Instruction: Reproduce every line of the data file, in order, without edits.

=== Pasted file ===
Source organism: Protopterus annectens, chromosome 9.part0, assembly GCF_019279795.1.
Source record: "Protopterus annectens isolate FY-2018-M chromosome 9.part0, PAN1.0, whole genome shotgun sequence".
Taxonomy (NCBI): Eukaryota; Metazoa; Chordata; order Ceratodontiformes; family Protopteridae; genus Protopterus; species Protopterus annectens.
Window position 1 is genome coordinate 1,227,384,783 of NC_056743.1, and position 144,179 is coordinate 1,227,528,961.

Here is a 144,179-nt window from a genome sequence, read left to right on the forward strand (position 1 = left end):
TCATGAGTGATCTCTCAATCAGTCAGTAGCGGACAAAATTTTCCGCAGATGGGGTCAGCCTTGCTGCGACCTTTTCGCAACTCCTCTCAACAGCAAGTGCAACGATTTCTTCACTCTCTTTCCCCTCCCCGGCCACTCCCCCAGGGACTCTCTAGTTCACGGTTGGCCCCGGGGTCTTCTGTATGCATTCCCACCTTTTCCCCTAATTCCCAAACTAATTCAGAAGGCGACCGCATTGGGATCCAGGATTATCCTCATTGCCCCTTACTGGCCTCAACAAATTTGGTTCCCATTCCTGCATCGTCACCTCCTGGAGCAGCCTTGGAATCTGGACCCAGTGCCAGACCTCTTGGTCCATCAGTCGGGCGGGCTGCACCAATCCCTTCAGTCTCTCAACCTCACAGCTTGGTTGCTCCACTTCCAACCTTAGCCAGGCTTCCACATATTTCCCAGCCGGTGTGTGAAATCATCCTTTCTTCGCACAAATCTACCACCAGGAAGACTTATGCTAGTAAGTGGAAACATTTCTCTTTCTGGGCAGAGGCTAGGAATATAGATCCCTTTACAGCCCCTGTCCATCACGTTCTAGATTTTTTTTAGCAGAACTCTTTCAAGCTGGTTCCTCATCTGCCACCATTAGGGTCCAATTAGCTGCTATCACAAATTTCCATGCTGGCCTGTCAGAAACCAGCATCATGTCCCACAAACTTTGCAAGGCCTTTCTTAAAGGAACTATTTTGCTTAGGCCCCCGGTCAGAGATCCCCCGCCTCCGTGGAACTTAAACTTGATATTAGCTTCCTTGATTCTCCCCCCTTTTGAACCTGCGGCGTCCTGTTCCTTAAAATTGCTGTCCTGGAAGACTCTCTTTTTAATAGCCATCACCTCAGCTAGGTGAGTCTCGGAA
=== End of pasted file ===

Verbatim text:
Source organism: Protopterus annectens, chromosome 9.part0, assembly GCF_019279795.1.
Source record: "Protopterus annectens isolate FY-2018-M chromosome 9.part0, PAN1.0, whole genome shotgun sequence".
Taxonomy (NCBI): Eukaryota; Metazoa; Chordata; order Ceratodontiformes; family Protopteridae; genus Protopterus; species Protopterus annectens.
Window position 1 is genome coordinate 1,227,384,783 of NC_056743.1, and position 144,179 is coordinate 1,227,528,961.

Here is a 144,179-nt window from a genome sequence, read left to right on the forward strand (position 1 = left end):
TCATGAGTGATCTCTCAATCAGTCAGTAGCGGACAAAATTTTCCGCAGATGGGGTCAGCCTTGCTGCGACCTTTTCGCAACTCCTCTCAACAGCAAGTGCAACGATTTCTTCACTCTCTTTCCCCTCCCCGGCCACTCCCCCAGGGACTCTCTAGTTCACGGTTGGCCCCGGGGTCTTCTGTATGCATTCCCACCTTTTCCCCTAATTCCCAAACTAATTCAGAAGGCGACCGCATTGGGATCCAGGATTATCCTCATTGCCCCTTACTGGCCTCAACAAATTTGGTTCCCATTCCTGCATCGTCACCTCCTGGAGCAGCCTTGGAATCTGGACCCAGTGCCAGACCTCTTGGTCCATCAGTCGGGCGGGCTGCACCAATCCCTTCAGTCTCTCAACCTCACAGCTTGGTTGCTCCACTTCCAACCTTAGCCAGGCTTCCACATATTTCCCAGCCGGTGTGTGAAATCATCCTTTCTTCGCACAAATCTACCACCAGGAAGACTTATGCTAGTAAGTGGAAACATTTCTCTTTCTGGGCAGAGGCTAGGAATATAGATCCCTTTACAGCCCCTGTCCATCACGTTCTAGATTTTTTTTAGCAGAACTCTTTCAAGCTGGTTCCTCATCTGCCACCATTAGGGTCCAATTAGCTGCTATCACAAATTTCCATGCTGGCCTGTCAGAAACCAGCATCATGTCCCACAAACTTTGCAAGGCCTTTCTTAAAGGAACTATTTTGCTTAGGCCCCCGGTCAGAGATCCCCCGCCTCCGTGGAACTTAAACTTGATATTAGCTTCCTTGATTCTCCCCCCTTTTGAACCTGCGGCGTCCTGTTCCTTAAAATTGCTGTCCTGGAAGACTCTCTTTTTAATAGCCATCACCTCAGCTAGGTGAGTCTCGGAA